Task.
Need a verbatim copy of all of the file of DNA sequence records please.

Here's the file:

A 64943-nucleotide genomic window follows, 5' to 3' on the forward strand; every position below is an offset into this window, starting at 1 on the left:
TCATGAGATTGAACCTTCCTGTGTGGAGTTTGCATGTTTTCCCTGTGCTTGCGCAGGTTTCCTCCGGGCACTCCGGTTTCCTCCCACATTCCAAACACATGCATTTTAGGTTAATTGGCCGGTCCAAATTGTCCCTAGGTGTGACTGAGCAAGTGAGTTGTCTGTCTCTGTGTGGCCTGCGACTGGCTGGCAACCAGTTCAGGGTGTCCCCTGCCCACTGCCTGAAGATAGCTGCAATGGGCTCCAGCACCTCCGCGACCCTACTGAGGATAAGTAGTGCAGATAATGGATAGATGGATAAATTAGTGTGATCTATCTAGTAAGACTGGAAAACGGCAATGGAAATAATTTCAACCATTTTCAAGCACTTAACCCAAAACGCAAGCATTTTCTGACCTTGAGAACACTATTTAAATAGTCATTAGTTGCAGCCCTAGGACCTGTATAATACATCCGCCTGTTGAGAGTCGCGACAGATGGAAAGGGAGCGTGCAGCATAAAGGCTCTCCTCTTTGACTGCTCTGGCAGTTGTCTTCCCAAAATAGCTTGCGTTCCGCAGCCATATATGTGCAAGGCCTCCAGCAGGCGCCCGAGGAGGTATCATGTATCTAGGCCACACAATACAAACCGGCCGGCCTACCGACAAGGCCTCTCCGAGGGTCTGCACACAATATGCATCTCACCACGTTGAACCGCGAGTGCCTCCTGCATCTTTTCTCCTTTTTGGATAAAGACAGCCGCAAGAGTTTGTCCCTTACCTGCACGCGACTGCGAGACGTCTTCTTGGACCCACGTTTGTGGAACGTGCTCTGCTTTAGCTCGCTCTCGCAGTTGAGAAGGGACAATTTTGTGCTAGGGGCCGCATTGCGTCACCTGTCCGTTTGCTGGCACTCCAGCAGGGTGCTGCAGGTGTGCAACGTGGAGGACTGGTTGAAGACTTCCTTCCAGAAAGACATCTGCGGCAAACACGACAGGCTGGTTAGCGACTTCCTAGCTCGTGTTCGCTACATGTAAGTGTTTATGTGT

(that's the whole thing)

A 64943-nucleotide genomic window follows, 5' to 3' on the forward strand; every position below is an offset into this window, starting at 1 on the left:
TCATGAGATTGAACCTTCCTGTGTGGAGTTTGCATGTTTTCCCTGTGCTTGCGCAGGTTTCCTCCGGGCACTCCGGTTTCCTCCCACATTCCAAACACATGCATTTTAGGTTAATTGGCCGGTCCAAATTGTCCCTAGGTGTGACTGAGCAAGTGAGTTGTCTGTCTCTGTGTGGCCTGCGACTGGCTGGCAACCAGTTCAGGGTGTCCCCTGCCCACTGCCTGAAGATAGCTGCAATGGGCTCCAGCACCTCCGCGACCCTACTGAGGATAAGTAGTGCAGATAATGGATAGATGGATAAATTAGTGTGATCTATCTAGTAAGACTGGAAAACGGCAATGGAAATAATTTCAACCATTTTCAAGCACTTAACCCAAAACGCAAGCATTTTCTGACCTTGAGAACACTATTTAAATAGTCATTAGTTGCAGCCCTAGGACCTGTATAATACATCCGCCTGTTGAGAGTCGCGACAGATGGAAAGGGAGCGTGCAGCATAAAGGCTCTCCTCTTTGACTGCTCTGGCAGTTGTCTTCCCAAAATAGCTTGCGTTCCGCAGCCATATATGTGCAAGGCCTCCAGCAGGCGCCCGAGGAGGTATCATGTATCTAGGCCACACAATACAAACCGGCCGGCCTACCGACAAGGCCTCTCCGAGGGTCTGCACACAATATGCATCTCACCACGTTGAACCGCGAGTGCCTCCTGCATCTTTTCTCCTTTTTGGATAAAGACAGCCGCAAGAGTTTGTCCCTTACCTGCACGCGACTGCGAGACGTCTTCTTGGACCCACGTTTGTGGAACGTGCTCTGCTTTAGCTCGCTCTCGCAGTTGAGAAGGGACAATTTTGTGCTAGGGGCCGCATTGCGTCACCTGTCCGTTTGCTGGCACTCCAGCAGGGTGCTGCAGGTGTGCAACGTGGAGGACTGGTTGAAGACTTCCTTCCAGAAAGACATCTGCGGCAAACACGACAGGCTGGTTAGCGACTTCCTAGCTCGTGTTCGCTACATGTAAGTGTTTATGTGT